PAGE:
To taste, it’s pretty strongly floral – more strongly than I typically enjoy (and yes, I did the scrunchy face). It had a pleasant turkish delight undertone, but the level of flavouring could stand to be taken down a notch or two and it would still be good. Better, in fact, because it wouldn’t be so hopelessly overpowering. The jasmine is strong, the rose stronger, and there’s also a degree of initial bitterness that really makes this one a no-no for me.

If I were to try this one again, I’d give it a very short brew time, maybe around the minute mark. I think that’s the only thing that’d recuse this one for me.

Preparation
175 °F / 79 °C 2 min, 30 sec 1 tsp

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90

Dave and Solomons are a mother and son tea blending company, currently selling their indie creations on their Etsy store. I hadn’t come across them before this sample arrived with me, but it’s always nice to discover a new tea company, if a little dangerous for the bank account! Lavender Dream is a fruit and herbal blend, combining the sweet fruitiness of peach with the light floral of lavender.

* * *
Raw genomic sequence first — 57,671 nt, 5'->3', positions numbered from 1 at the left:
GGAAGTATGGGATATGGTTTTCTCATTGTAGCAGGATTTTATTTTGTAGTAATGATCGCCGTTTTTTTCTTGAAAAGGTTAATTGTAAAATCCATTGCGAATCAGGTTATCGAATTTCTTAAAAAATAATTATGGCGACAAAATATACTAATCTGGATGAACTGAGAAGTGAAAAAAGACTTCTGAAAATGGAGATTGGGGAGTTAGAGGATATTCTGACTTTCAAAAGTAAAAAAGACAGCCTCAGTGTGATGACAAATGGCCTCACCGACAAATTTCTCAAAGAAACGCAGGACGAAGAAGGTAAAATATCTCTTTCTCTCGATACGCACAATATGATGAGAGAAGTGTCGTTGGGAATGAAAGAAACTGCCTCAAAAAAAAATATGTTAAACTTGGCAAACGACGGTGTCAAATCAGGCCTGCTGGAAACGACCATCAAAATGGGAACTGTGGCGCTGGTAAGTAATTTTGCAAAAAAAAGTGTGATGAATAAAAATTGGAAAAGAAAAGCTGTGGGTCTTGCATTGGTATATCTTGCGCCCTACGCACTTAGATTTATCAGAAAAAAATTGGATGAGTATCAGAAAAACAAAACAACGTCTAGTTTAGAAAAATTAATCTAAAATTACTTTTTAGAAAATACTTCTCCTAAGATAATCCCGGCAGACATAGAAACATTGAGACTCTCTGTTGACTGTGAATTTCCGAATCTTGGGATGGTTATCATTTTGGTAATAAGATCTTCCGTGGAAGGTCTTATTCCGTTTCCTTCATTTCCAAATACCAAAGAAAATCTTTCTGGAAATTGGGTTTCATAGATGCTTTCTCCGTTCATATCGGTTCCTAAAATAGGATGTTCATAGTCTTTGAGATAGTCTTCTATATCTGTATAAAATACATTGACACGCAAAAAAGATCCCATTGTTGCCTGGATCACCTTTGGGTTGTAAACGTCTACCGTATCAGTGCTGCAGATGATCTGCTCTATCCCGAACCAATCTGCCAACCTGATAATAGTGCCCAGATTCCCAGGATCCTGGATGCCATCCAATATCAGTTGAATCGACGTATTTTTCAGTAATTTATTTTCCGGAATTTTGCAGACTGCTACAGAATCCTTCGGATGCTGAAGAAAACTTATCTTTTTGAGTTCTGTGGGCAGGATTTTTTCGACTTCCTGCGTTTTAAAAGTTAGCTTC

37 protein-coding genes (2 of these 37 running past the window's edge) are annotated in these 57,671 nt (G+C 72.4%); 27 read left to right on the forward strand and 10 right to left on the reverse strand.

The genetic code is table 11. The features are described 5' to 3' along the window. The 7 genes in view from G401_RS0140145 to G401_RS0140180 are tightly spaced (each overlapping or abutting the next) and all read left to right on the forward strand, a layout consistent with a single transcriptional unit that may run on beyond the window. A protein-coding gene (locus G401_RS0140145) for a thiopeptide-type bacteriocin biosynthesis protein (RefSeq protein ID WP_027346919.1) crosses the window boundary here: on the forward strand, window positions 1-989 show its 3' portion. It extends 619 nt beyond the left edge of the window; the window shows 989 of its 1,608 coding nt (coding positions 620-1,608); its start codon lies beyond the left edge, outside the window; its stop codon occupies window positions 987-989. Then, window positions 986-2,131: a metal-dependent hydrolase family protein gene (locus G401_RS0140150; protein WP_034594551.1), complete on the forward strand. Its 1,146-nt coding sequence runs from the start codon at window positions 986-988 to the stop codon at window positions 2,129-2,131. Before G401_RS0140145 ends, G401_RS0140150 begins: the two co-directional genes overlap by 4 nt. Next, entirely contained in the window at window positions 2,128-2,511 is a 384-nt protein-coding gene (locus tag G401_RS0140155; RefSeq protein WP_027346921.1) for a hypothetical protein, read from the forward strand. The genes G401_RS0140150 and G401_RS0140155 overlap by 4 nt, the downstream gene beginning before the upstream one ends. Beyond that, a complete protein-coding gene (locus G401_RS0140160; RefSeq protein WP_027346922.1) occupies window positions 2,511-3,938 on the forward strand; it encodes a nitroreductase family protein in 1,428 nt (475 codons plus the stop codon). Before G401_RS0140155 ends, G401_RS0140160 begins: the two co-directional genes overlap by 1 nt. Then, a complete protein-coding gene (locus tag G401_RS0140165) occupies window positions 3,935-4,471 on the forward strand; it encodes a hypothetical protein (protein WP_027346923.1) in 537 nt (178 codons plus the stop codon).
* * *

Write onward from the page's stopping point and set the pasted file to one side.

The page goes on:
Read my full review here: http://sororiteasisters.com/2016/10/30/lavender-dream-from-dave-and-solomons-tea/

Preparation
Boiling 5 min, 0 sec 1 tsp
Memily

Oh cool! Etsy teas…

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90
drank Anxi Tie Guan Yin by teasenz
1697 tasting notes

I can’t remember the last time I drank a Tie Guan Yin, which is something of a surprise as it’s become one of my favourite oolong varieties. I was more than pleased when I came across this one, not least because it’s a good opportunity to reacquaint myself. This particular Tie Guan Yin is from the Anxi Nature Reserve in Fujian Province, a major Chinese tea growing region (although one I seem to associate more with black tea than with oolong, strangely enough!)

Read my full review here: http://sororiteasisters.com/2016/10/26/anxi-tie-guan-yin-from-teasenz/

Preparation
Boiling 3 min, 0 sec 1 tsp

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60
drank Catnap by Aka Tea
1697 tasting notes

I misread the name of this tea at first, and thought it said “Catnip.” Turns out I wasn’t far wrong, because this blend does actually contain catnip. It’s even more fitting when you consider that the company logo, and indeed the majority of their blends, are cat themed.